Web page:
Our Constitutionally mandated electors hold the People in such contempt that they file lawsuits requesting they be released from their oath to vote for the candidate their constituency had bound them to. Other delegates announce they will not attend their party’s convention, marginalizing the wishes of the very people s/he purports to represent.

While the United States is indeed comprised of immigrants, We allow those who rule over us to freely import those whose beliefs require the deaths of those who do not adhere to the same faith. We allow the “option” of key clauses in their Oath of Allegiance. We have engaged in wars for the better part of two decades against those very same enemies, while at no time ever seeking definitive victory.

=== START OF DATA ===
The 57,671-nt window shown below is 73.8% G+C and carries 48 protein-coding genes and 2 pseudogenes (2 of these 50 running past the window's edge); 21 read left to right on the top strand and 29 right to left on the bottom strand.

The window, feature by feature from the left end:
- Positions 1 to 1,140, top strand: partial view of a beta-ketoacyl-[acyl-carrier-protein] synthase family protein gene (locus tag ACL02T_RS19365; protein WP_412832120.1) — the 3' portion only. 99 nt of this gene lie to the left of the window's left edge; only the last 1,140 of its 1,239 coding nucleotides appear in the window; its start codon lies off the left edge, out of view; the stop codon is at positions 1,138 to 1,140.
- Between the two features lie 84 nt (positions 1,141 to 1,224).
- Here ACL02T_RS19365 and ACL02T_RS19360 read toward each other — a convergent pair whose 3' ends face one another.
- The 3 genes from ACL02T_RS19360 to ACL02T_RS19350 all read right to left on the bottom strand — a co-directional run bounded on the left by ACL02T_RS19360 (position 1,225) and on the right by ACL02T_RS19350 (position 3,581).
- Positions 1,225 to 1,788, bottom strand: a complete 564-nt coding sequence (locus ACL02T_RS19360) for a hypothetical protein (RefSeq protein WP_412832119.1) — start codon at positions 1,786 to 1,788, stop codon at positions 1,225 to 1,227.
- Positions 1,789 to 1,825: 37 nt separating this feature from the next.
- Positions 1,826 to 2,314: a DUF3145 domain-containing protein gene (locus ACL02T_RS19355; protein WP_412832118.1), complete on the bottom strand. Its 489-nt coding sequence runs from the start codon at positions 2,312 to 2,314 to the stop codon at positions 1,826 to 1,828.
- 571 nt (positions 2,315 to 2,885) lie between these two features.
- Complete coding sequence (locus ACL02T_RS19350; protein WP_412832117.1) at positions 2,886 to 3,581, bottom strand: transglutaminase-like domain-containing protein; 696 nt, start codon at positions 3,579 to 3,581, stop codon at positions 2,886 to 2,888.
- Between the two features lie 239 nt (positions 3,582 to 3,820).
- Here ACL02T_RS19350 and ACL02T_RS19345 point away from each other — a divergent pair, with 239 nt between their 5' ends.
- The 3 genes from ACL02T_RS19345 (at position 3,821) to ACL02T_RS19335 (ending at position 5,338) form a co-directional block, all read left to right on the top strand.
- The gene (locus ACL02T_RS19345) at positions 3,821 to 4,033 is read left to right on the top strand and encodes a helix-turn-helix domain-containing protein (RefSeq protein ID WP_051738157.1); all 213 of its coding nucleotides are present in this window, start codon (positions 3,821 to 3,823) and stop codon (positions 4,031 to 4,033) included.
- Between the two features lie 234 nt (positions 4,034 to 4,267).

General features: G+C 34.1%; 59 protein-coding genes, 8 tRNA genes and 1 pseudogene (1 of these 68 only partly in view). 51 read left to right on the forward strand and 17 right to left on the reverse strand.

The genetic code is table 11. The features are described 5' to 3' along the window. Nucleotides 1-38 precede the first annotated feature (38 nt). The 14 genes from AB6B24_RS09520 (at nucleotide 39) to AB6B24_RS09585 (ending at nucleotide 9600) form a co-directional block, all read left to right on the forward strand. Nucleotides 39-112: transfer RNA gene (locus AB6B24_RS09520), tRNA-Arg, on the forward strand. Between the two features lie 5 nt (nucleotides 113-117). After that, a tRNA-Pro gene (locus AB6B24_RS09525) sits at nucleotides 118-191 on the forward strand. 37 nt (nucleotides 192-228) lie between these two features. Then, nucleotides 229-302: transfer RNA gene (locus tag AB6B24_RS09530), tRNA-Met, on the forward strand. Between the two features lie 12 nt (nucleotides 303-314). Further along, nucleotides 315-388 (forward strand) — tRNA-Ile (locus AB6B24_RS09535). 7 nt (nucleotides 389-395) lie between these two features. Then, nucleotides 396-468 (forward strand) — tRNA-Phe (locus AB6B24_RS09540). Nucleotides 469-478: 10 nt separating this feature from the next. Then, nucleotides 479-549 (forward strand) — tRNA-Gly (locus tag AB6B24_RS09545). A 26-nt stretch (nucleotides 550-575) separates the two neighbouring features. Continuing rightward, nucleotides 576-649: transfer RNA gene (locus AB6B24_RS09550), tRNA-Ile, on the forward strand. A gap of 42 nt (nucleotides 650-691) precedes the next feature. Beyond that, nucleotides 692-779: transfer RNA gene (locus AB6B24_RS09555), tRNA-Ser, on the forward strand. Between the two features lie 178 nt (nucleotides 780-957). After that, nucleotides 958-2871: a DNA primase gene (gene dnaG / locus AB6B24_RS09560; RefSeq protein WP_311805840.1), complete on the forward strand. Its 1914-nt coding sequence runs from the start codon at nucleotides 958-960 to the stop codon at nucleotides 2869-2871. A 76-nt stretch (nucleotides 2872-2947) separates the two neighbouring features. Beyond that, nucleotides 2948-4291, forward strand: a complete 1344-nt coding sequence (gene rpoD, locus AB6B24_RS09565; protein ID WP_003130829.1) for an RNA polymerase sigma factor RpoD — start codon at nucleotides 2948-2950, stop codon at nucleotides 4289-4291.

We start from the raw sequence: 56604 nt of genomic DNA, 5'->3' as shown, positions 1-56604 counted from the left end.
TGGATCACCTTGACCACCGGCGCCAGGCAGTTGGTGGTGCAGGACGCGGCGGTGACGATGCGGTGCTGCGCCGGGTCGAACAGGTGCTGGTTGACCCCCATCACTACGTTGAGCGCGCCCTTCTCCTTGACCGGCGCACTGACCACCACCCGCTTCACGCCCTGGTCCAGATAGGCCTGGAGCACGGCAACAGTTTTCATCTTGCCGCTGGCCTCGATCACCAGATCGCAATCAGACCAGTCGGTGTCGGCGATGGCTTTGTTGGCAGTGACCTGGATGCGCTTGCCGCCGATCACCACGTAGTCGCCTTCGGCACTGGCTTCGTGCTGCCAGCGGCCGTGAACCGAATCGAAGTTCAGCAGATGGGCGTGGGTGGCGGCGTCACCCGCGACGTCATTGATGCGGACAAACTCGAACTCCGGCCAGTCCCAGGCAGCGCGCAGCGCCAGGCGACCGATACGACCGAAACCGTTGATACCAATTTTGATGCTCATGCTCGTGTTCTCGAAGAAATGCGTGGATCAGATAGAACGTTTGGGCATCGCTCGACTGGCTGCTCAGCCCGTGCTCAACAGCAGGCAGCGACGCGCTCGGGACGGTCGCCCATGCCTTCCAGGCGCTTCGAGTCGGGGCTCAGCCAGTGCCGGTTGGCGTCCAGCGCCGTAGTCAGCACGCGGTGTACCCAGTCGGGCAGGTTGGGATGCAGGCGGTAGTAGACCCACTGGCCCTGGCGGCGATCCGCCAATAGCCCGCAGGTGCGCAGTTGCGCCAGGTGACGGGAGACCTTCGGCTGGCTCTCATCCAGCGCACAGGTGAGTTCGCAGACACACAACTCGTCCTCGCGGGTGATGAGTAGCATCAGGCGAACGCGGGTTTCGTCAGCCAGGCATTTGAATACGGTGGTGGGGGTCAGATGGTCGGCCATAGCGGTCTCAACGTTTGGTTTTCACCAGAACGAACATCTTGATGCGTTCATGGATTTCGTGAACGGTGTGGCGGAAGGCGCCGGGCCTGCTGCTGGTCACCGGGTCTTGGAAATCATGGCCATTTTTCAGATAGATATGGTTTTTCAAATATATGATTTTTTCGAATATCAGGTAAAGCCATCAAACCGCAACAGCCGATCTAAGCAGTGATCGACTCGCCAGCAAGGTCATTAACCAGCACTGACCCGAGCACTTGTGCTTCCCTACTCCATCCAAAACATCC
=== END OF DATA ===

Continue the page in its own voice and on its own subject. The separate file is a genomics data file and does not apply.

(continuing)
Because of our fears, We have relinquished the right to travel without restriction, to assemble without permission, to freely speak regardless of offence to others, to freely protect ourselves and our loved ones.

We have allowed our blessed Republic, purchased with, and secured by, precious blood and treasure to instead transform into a mob-ruled democracy … are We still even worthy of the accolade “Americans?”




One thought on “Failure?

  1. I feel this to the core. I cry when I think what those went through for our freedom that we’re now freely handing over to rulers (leadership/government). I remember my dad telling me stories of what it meant to be an American, too. It seems those stories didn’t make it to younger generations, or if they did, their cushy lives blind them.